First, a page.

"Trust me! You'll love it!" he said in with his sleazy used car salesman smile.
This time was better, I must admit. They have done extensive work to the lake. (Did you know there is only one naturally occurring lake in this whole dang state? And we have to share that one with Louisiana.) They dug out tons of cattails and weeds. There are new bridges and a nine whole golf course (kind of) on the edge of the lake. There is a fancy shmancy amphitheatre and lots of improvements to the marina.
Jackson assembles his fishing paraphernalia.
The campsites are still way to damn close together and there are too damn many people there, but I was prepared to change my mind and have a good time. We set up the tent and Jackson got his fishing gear together. He wandered off to fish and I sat in the shade with my book and my camera. Just across the road, right next to the lake, what a mini-stage. The Big Flat Firefighters Association had booked it for the day. Bands played all afternoon while they cooked bbq, drank beer and admired each other's impossibly clean motorcycles. The bands were progressively better as the afternoon wore on and I was having a good time.
Then, of course, I had to answer the call of nature. No worries, there was a restroom within easy walking distance. I headed that way and went through to door to find NOTHING but a huge pile of sledge-hammered porcelain in the middle of the floor. I went back outside and checked the teeny tiny sign that said "Restrooms Closed for Remodeling". In June. How is that a good idea? Why couldn't they have done this in January? But nooooo. Instead, they have demolished the restrooms (probably with the help of some of those juvenile delinquents!) and put a row of port-a-pottys out front.
I have never used a port-a-potty in my. entire. life. I admit it - I am a restroom snob. There are just some things I will. not. do. I would totally rather go out behind a bush somewhere than in one of those plastic poo pods. In fact, I decide that the bush option would be much more preferable at that point in time, but given that the place is freakin' crawling with people, I couldn't do that either.
In the end, I drove to the Marina and made use of their not very much nicer restroom facilities. When I got back, I tramped over to Jackson's fishing spot and enlightened him as to the irony of the whole situation. I may have used phrases such as "kick your ass" and "never again". I don't remember for sure.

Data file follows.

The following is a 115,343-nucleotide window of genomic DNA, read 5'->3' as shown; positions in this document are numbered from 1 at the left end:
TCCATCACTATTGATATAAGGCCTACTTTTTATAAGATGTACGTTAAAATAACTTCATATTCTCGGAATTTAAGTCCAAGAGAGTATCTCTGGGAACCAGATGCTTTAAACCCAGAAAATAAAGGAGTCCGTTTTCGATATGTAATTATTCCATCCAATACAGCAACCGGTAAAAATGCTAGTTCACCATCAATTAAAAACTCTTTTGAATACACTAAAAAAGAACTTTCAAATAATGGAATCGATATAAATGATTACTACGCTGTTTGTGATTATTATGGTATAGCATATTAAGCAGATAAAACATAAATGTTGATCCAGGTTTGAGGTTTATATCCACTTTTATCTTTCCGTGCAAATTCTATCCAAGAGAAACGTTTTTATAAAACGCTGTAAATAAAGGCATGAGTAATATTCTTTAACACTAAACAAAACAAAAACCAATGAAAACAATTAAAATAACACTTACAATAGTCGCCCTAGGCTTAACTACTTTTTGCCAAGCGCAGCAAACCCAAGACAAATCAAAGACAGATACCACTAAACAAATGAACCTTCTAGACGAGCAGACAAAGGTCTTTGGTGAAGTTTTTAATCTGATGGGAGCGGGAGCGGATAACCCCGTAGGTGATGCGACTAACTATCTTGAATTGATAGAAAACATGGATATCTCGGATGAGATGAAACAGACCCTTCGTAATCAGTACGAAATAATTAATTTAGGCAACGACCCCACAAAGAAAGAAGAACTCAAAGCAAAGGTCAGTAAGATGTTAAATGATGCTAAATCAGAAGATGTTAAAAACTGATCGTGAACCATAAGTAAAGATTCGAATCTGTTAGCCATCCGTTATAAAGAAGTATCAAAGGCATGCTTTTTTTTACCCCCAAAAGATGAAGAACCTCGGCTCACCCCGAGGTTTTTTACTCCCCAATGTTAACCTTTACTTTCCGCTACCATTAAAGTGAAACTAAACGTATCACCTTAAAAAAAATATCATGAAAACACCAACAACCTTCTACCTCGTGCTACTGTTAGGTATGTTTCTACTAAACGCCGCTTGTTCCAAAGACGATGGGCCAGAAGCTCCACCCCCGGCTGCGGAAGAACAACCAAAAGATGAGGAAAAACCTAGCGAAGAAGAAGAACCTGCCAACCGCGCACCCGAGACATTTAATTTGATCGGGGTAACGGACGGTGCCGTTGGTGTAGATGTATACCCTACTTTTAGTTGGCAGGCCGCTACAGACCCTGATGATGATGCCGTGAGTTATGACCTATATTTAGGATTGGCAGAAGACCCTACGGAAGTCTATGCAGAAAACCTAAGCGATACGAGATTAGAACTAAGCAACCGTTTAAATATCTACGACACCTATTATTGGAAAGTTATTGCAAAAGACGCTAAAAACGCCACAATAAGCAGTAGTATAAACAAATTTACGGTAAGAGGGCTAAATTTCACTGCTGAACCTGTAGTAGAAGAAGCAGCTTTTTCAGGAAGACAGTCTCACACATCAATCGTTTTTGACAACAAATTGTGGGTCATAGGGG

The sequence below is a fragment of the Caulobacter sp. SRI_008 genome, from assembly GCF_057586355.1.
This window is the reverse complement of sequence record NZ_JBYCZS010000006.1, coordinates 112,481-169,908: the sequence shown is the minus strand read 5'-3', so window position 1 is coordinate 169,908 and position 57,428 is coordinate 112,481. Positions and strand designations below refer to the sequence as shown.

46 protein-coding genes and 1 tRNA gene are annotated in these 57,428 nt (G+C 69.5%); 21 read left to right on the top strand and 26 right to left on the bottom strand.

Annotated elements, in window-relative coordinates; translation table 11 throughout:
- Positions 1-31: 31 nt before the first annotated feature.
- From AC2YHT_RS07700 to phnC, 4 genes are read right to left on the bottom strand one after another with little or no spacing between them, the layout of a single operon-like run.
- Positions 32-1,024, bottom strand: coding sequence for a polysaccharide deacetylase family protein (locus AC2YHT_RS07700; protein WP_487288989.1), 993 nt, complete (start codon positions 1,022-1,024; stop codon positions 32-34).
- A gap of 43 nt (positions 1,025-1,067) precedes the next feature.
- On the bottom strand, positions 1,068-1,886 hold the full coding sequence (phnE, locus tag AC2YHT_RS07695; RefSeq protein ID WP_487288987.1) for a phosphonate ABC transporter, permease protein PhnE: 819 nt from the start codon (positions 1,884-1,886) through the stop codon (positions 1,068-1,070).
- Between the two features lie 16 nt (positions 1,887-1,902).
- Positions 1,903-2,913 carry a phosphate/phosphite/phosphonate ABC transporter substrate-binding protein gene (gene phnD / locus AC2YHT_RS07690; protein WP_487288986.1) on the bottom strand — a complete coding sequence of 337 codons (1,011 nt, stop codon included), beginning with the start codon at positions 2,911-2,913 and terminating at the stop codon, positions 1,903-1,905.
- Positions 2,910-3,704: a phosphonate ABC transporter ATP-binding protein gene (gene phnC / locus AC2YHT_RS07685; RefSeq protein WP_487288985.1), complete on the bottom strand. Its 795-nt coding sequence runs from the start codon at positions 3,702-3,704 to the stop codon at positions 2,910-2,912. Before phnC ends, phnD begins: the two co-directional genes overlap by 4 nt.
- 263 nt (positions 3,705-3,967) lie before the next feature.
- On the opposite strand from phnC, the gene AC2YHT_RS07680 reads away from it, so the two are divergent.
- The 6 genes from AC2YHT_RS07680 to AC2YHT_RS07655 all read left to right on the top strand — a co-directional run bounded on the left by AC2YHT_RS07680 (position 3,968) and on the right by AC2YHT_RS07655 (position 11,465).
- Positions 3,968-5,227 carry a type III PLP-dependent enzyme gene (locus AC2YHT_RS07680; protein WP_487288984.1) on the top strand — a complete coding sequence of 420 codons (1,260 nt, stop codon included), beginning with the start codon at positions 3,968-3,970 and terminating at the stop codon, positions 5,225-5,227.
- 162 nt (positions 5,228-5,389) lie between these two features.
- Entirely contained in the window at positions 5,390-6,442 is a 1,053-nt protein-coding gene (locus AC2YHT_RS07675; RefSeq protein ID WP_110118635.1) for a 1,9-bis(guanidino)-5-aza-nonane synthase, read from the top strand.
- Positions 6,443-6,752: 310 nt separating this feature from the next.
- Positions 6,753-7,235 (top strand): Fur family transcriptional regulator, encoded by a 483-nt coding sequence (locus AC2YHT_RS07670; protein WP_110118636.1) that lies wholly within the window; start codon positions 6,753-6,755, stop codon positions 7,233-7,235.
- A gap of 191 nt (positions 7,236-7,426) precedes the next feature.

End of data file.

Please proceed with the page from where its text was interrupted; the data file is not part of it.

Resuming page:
I went back to the shady spot and cracked my book and a new bottle of water. The new band that was playing for the drunken firefighters was really good, so I stopped seething.
He continued to fish. At less than 20 miles an hour.
After about an hour, the band stopped in mid-verse. They were playing "Last Dance With Mary Jane" which is one of my all time favorite Tom Petty songs. The lead singer made the following announcement: "Uh, y'all...they just told us there is a big ass storm headed right this way. There's lots of lighting and hail and 70 mile an hour winds. If you're camping out here, you better batten down the hatches. Can anybody come up here and help us pack up this sound equipment? Quick!?"
I looked towards the south and sure enough, heavy dark clouds were rolling in fast. Crap. I met up with Jackson and we proceeded to pack everything away inside the truck or the tent. All the while we debated whether or not to stick it out or go ahead and leave. The rain had started, so we decided it was too late to leave, and we huddled in the tent.
It would have been fun.
Except that no tent, unless maybe it's army surplus, is made to withstand 70 mile an hour winds. We ended up packing our crap in the fastest campsite tear-down on record, in the driving, pouring rain and getting the hell out. We were soaked. Through and through.
We stopped at the marina to check out the weather on their TV. Turns out the storm we were sitting through was headed east and there was an even worse storm about to whack Fake Cow County. We sat around for a while until our storm passed. Then we headed north, planning to stop at the Acuff Steak House for dinner. If you've never eaten there, you have missed out on another Real Life Redneck Experience. Suffice it to say we figured they would never bat an eyelash at us in our completely dishevelled state.
When we got there, they were closed. I forgot they rolled up the sidewalks at 6:30 p.m. there. Everyone else waits until at least 8:00. We headed on up Farm To Market Road 400 to Idalou. We thought we could probably get a meal at what used to be the "Crossroads Restaurant". This week is was Miguel's House of Something or Other. They do wait until 8:00 to roll up the sidewalks in Idalou, but evidently Miguel had big plans for the evening, 'cause his sidewalks were stowed by 7:30. In the end we grabbed a Country Basket at the Idalou Dairy Queen.
Small town Dairy Queens are always prime people watching territory. This one was no exception.
We finally made it home about 10:00 p.m. It rained on us, and all our gear, all the way back from Idalou. The storm we were trailing left water knee deep on both sides of the road. Our ditches were rolling with whitecaps.
I really hate that lake.
But this is what made it all worthwhile? This!?